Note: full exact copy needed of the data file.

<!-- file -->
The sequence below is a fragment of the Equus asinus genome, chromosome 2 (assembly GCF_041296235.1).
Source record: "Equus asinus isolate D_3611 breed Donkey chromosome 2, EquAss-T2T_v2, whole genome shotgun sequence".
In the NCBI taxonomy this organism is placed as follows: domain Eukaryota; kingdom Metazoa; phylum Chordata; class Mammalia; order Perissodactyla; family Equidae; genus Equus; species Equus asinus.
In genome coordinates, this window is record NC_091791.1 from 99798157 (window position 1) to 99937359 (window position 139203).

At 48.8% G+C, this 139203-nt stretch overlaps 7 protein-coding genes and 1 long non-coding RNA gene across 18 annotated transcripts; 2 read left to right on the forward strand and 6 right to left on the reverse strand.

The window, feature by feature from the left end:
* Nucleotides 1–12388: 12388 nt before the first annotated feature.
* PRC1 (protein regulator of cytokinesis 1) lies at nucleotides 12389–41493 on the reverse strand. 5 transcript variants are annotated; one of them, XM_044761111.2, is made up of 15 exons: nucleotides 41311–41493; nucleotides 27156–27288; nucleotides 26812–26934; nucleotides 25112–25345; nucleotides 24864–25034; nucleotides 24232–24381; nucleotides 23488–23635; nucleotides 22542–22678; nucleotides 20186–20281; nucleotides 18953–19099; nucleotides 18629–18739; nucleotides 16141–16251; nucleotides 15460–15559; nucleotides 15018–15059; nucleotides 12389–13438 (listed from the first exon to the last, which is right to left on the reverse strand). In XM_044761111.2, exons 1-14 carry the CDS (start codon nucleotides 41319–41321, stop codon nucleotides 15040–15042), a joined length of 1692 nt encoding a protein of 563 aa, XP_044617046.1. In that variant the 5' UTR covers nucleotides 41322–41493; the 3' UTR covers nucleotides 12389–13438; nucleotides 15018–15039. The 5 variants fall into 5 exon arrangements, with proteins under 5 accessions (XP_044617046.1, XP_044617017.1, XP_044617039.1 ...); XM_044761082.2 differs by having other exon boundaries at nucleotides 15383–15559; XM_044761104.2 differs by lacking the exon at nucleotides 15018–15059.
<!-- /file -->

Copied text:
The sequence below is a fragment of the Equus asinus genome, chromosome 2 (assembly GCF_041296235.1).
Source record: "Equus asinus isolate D_3611 breed Donkey chromosome 2, EquAss-T2T_v2, whole genome shotgun sequence".
In the NCBI taxonomy this organism is placed as follows: domain Eukaryota; kingdom Metazoa; phylum Chordata; class Mammalia; order Perissodactyla; family Equidae; genus Equus; species Equus asinus.
In genome coordinates, this window is record NC_091791.1 from 99798157 (window position 1) to 99937359 (window position 139203).

At 48.8% G+C, this 139203-nt stretch overlaps 7 protein-coding genes and 1 long non-coding RNA gene across 18 annotated transcripts; 2 read left to right on the forward strand and 6 right to left on the reverse strand.

The window, feature by feature from the left end:
* Nucleotides 1–12388: 12388 nt before the first annotated feature.
* PRC1 (protein regulator of cytokinesis 1) lies at nucleotides 12389–41493 on the reverse strand. 5 transcript variants are annotated; one of them, XM_044761111.2, is made up of 15 exons: nucleotides 41311–41493; nucleotides 27156–27288; nucleotides 26812–26934; nucleotides 25112–25345; nucleotides 24864–25034; nucleotides 24232–24381; nucleotides 23488–23635; nucleotides 22542–22678; nucleotides 20186–20281; nucleotides 18953–19099; nucleotides 18629–18739; nucleotides 16141–16251; nucleotides 15460–15559; nucleotides 15018–15059; nucleotides 12389–13438 (listed from the first exon to the last, which is right to left on the reverse strand). In XM_044761111.2, exons 1-14 carry the CDS (start codon nucleotides 41319–41321, stop codon nucleotides 15040–15042), a joined length of 1692 nt encoding a protein of 563 aa, XP_044617046.1. In that variant the 5' UTR covers nucleotides 41322–41493; the 3' UTR covers nucleotides 12389–13438; nucleotides 15018–15039. The 5 variants fall into 5 exon arrangements, with proteins under 5 accessions (XP_044617046.1, XP_044617017.1, XP_044617039.1 ...); XM_044761082.2 differs by having other exon boundaries at nucleotides 15383–15559; XM_044761104.2 differs by lacking the exon at nucleotides 15018–15059.